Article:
@speedwell: Cripes, are you festering in an Iranian jail as you write, seething with hatred because Alitalia did the same thing to you as to the OP but you couldn’t get a new ticket out? Lots of unjustified snark going on there, pal.

    I’m no fan of overbooking policies either, but I think FatLynn’s point was simply that overbooking is a fact of air travel, and it’s pretty unclear from the post what exactly the problem was. Frankly, I’d be very surprised if Alitalia bumped someone for overbooking when that person would incur visa violations as a result, and there’s no indication that that’s what happened here.

    Take some deep breaths, realize that people can have friendly disagreements about issues like the airline industry without resorting to empty ad hominem insults, and think about how much more you’d be willing to pay for an absolutely guaranteed seat on a flight. I’m not defending overbooking, but given the proclivity among airlines to go bankrupt at the drop of a hat, clearly they need to maximize revenue.

  30. FatLynn says:

    @speedwell: Thank you for the personal attacks. Implicit contracts are superseded by explicit contracts.

    People who fly know that getting bumped is a possibility (or should, if they read the fine print). If they want to lessen that possibility, they have the option to purchase a more expensive ticket. Yet most people don’t. What does that tell you?

  31. I’ll be watching WBAL to see what kind of extra’s they put on this story, but as the author of this article requested:

    “CHARGE BACK!!!”

    Nothing gets someones attention like a magical disappearance of $830 + the previous amount paid for the “erroneous” ticket.

  32. speedwell (propagandist and secular snarkist) says:

    @FatLynn: That you are a slave to and apologist for the status quo, and if there was a blog titled “Pushover Consumerist,” you would be their number one commenter.

  33. FatLynn says:

    @harumph: See, this is the tricky part. Let’s say that the plane holds 100 passengers, and 101 show up on flight day. Seven have paid a reduced fare, including the OP. He is the last of those seven to arrive at the airport, so he is going to get bumped.

    Now, if he is willing, at that moment, to pay a full fare, he jumps ahead of six other passengers, and gets a seat on that flight.

    I am not saying this is what happened, but it is a possible scenario, and I’d like to hear more from the OP on what the “ticket problem” was.

  34. Canadian Impostor says:

    @rjhiggins: If the airlines can sell someone a full price walk up fare, they’re more than happy to bump people to do it.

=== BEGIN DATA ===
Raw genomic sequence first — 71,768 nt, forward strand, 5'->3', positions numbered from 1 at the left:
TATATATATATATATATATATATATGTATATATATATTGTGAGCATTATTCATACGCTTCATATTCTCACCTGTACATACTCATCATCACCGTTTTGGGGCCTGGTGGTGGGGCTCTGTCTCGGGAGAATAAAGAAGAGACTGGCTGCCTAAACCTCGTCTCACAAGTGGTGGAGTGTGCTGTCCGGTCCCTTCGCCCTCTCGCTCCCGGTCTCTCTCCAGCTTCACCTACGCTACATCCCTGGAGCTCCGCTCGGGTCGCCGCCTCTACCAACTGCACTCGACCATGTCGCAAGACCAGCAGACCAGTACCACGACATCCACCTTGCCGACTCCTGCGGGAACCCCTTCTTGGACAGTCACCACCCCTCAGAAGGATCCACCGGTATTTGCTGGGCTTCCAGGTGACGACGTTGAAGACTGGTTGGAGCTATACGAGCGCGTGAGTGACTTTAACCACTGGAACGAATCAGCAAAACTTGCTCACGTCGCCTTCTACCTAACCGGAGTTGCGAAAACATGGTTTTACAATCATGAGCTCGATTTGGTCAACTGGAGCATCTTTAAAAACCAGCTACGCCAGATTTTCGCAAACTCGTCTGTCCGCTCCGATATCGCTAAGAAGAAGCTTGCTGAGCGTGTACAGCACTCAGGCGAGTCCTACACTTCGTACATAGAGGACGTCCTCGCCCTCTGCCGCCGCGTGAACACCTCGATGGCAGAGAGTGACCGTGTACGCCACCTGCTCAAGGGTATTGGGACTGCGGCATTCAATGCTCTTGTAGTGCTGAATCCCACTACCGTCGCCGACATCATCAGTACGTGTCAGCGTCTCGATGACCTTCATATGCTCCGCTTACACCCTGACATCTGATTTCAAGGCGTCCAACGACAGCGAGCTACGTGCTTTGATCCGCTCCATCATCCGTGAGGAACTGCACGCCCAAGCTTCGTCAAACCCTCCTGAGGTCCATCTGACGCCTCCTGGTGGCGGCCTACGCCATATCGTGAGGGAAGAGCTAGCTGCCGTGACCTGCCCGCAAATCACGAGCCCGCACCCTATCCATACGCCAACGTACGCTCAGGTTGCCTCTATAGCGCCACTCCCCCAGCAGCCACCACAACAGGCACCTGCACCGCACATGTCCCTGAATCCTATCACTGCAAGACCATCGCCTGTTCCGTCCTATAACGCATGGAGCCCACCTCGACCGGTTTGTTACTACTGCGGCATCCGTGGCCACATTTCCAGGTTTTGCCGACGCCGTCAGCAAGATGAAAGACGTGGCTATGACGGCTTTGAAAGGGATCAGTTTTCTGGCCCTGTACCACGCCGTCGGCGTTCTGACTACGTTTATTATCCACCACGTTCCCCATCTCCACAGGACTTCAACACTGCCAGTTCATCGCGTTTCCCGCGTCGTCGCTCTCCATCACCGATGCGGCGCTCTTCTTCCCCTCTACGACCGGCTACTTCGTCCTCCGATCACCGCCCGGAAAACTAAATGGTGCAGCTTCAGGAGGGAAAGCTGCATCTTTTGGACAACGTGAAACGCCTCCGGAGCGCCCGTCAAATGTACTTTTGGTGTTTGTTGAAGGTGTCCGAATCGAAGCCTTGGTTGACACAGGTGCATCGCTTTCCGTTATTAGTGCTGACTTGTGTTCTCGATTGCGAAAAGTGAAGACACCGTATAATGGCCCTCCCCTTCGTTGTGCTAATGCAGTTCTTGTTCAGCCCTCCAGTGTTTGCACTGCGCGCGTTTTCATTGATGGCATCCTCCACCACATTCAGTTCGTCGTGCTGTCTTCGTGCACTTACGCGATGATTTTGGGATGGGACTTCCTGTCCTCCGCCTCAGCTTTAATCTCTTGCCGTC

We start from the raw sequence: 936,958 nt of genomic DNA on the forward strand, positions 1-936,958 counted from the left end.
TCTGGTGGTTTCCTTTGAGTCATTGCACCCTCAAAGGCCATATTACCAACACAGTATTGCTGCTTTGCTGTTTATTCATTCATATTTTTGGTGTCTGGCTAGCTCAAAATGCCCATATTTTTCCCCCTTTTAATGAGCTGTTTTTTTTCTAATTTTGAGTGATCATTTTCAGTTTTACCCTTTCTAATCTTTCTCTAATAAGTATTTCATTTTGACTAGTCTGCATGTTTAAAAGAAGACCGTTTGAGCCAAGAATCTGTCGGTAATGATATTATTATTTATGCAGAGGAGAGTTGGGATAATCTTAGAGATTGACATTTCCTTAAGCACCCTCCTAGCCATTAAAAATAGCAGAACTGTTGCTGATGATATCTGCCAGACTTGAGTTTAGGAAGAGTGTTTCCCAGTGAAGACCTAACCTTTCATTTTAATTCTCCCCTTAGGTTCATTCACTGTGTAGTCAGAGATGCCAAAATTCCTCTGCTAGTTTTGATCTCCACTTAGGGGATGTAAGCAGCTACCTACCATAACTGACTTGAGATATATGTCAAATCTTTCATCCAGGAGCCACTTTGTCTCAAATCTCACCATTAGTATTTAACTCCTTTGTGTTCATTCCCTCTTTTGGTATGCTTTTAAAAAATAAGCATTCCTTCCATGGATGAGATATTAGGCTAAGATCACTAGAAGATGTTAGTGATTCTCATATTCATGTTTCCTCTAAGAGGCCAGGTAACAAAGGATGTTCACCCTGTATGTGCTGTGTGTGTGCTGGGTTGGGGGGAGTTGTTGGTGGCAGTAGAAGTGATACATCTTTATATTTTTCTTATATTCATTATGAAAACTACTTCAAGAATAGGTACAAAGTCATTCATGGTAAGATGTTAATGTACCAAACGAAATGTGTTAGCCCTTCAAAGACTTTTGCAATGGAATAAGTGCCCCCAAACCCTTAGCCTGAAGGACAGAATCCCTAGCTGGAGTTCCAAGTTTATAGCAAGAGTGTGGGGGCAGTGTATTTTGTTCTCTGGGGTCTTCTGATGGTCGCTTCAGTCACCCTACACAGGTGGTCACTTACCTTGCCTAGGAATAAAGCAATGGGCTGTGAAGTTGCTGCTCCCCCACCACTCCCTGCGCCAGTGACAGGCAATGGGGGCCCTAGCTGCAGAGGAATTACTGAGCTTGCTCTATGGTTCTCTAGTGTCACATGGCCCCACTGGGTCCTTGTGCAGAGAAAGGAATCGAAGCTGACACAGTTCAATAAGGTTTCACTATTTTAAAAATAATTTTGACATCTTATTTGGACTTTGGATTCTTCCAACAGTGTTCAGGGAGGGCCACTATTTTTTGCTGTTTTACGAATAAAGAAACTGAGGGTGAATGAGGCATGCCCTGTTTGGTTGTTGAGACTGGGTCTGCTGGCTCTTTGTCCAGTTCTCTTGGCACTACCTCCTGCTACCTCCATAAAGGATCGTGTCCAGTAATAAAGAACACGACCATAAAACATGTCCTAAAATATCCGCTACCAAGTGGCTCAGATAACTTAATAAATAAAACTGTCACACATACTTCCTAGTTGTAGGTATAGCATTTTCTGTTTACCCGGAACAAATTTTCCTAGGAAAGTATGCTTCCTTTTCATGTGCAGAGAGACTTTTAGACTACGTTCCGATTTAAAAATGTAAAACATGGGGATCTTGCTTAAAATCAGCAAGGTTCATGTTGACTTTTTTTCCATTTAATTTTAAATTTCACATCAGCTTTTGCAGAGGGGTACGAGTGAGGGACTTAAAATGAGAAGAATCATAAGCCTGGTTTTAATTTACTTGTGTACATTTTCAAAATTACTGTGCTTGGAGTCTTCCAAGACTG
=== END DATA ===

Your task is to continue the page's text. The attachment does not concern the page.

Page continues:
The existance of a walk-up ticket does not mean they weren’t overbooked.

  35. ElizabethD says:

    @IconoclasticFlow:

    Hey, I made that same flight! way back in 1985. It was one of those crazy little prop airplanes where you walk in through the rear end. I white-knuckled it all the way. (Worth it to visit Sicily, though.)

  36. speedwell (propagandist and secular snarkist) says:

    Now excuse me if I don’t argue economic theory with you exhautively for hours; it’s beyond you and I have work to do.

  37. FatLynn says:

    @speedwell: Consumers (including me) want lower fares, not fewer bumps. The airlines have obliged. What are we angry about again?

  38. ColoradoShark says:

    @Amy Alkon: The OP has probably given all the information he has about the “problem with the ticket.”
    Alitalia tells him “there is a problem with your ticket”.
    OP notices the Iranian guard behind him with a stopwatch until his visa expires.
    OP starts friction fire by whipping out his credit card so fast to pay for new ticket.
    Alitalia profits!

  39. Ausoleil says:

    @FatLynn: Me, I just want to get to where I am going at a reasonable price and reasonably on time. And oh yeah, not be treated like a lying criminal along the way.

  40. betakitty says:

    Maybe its because I’m regularly sleeping with an Italian and am terribly biased, but I’ve flown Alitalia all over Europe and changed tickets around and dealt with their customer service, and they’ve been a pleasure to travel with everyone. And their staff was charming and lovely.

  41. kimsama says:

    @betakitty: Maybe it’s because I am an Italian, but I find that surprising ^_~.

  42. jenl1625 says:

    @pinkbunnyslippers: I second your question about what exactly was wrong with the consumer’s first ticket? If the consumer has purchased and paid for a ticket, the money was accepted, the consumer has a confirmation letter, and there is space on the plane, why did the consumer have to pay again?

    Was it that the selling computer didn’t tell the boarding computer that the ticket had been sold/issued? Assuming there was a confirmation number on the confirmation letter, was the computer saying it was invalid? Had someone else pulled a scam and requested a cancellation and refund of that ticket?

    I’m just wondering where this falls between “gee, it stinks that Alitalia’s this incompetent” and “wow, Alitalia really s*cks!”

  43. jenl1625 says:

    @FatLynn: The problem with the statement that people who fly should know about getting bumped “if they read the fine print” is that you don’t get the fine print until after you’ve clicked “purchase”, if then.

    They may call it a contract but the terms were not negotiated between the parties; they were simply declared after-the-fact. It’s as if I set up a lemonade stand, advertised lemonade for $1 a glass, took the customer’s money, then handed the customer a sheet of paper and said “according to our contract, I will provide you with your lemonade sometime between tomorrow and next Thursday. Oh, and I reserve the right to make it grape juice if I need to.”